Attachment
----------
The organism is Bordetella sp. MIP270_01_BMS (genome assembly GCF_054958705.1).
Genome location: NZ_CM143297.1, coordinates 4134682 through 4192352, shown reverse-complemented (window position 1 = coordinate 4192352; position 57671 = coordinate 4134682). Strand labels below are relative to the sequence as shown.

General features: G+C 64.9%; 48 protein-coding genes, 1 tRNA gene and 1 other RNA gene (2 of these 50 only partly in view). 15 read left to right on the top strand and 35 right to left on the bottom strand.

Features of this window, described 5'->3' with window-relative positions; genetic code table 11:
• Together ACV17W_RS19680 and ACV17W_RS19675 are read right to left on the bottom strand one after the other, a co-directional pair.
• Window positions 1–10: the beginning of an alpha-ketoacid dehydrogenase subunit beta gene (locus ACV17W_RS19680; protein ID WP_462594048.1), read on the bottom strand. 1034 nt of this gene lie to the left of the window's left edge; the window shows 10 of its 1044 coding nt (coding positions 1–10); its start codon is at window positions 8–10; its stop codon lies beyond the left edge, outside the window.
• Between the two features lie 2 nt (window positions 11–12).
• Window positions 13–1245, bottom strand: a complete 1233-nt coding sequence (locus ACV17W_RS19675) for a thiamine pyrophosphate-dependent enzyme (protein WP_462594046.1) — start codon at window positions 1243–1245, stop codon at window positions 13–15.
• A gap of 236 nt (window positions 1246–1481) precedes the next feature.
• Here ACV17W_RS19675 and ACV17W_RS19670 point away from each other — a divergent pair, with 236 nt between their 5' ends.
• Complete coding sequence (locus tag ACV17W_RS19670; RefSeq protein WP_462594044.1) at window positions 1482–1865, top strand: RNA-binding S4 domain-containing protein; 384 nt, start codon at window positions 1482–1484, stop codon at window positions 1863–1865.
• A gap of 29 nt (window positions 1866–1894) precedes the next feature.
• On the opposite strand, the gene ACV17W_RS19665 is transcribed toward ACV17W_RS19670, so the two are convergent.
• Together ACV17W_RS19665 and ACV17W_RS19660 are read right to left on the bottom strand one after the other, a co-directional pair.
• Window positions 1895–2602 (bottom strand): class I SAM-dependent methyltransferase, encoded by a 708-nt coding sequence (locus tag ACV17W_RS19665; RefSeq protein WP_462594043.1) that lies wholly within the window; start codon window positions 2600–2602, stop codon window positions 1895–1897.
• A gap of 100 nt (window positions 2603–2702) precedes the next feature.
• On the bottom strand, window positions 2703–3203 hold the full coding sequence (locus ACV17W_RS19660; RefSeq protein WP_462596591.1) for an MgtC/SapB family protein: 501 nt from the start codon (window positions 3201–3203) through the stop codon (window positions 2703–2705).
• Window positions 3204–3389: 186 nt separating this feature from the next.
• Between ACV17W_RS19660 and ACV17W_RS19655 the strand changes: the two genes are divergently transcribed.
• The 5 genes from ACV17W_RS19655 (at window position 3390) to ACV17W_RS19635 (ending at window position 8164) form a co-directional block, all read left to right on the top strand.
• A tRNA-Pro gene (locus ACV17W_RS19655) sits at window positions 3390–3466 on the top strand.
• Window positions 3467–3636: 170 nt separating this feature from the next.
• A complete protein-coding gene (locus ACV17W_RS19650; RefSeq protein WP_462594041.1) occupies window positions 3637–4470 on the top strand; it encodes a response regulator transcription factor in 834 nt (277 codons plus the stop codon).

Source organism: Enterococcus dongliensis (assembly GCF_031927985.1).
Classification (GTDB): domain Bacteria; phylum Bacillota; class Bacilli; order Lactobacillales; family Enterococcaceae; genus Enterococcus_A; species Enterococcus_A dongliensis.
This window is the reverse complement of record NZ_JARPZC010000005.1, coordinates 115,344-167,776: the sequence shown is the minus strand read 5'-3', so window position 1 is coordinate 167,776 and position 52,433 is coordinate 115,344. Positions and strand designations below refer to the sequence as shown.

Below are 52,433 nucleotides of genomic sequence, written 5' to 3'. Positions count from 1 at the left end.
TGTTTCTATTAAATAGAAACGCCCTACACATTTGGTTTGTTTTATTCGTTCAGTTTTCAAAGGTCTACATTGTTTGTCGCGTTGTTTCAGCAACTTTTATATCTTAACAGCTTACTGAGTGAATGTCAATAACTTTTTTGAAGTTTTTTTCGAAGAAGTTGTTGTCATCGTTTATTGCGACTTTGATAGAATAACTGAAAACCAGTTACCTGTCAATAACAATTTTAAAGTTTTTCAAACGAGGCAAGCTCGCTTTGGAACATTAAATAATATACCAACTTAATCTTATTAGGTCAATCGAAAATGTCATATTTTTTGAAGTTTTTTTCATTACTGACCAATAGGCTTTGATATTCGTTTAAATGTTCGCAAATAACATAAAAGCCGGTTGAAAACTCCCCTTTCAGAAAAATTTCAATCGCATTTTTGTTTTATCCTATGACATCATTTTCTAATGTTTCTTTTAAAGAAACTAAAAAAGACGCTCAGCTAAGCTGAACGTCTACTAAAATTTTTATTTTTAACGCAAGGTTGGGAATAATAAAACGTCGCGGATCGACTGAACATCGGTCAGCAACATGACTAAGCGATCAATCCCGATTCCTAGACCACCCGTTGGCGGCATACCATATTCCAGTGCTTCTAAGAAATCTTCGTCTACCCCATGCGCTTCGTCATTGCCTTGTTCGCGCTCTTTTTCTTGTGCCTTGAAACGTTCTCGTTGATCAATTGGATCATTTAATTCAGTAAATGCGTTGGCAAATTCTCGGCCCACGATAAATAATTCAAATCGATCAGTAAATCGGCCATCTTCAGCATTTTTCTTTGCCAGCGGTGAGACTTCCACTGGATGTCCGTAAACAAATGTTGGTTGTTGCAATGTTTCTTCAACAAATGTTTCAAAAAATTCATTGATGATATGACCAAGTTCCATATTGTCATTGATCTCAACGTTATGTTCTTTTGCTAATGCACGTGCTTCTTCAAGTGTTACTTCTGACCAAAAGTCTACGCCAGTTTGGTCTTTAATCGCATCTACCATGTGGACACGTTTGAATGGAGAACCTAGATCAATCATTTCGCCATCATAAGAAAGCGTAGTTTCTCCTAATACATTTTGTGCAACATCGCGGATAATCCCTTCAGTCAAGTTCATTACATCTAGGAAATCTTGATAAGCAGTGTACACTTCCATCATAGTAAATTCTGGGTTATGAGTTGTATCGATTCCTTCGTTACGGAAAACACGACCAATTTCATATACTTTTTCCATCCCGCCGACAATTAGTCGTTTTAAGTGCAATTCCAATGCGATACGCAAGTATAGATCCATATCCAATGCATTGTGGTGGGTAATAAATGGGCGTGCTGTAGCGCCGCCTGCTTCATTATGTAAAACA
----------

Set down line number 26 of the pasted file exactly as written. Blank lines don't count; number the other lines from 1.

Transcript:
This window is the reverse complement of record NZ_JARPZC010000005.1, coordinates 115,344-167,776: the sequence shown is the minus strand read 5'-3', so window position 1 is coordinate 167,776 and position 52,433 is coordinate 115,344. Positions and strand designations below refer to the sequence as shown.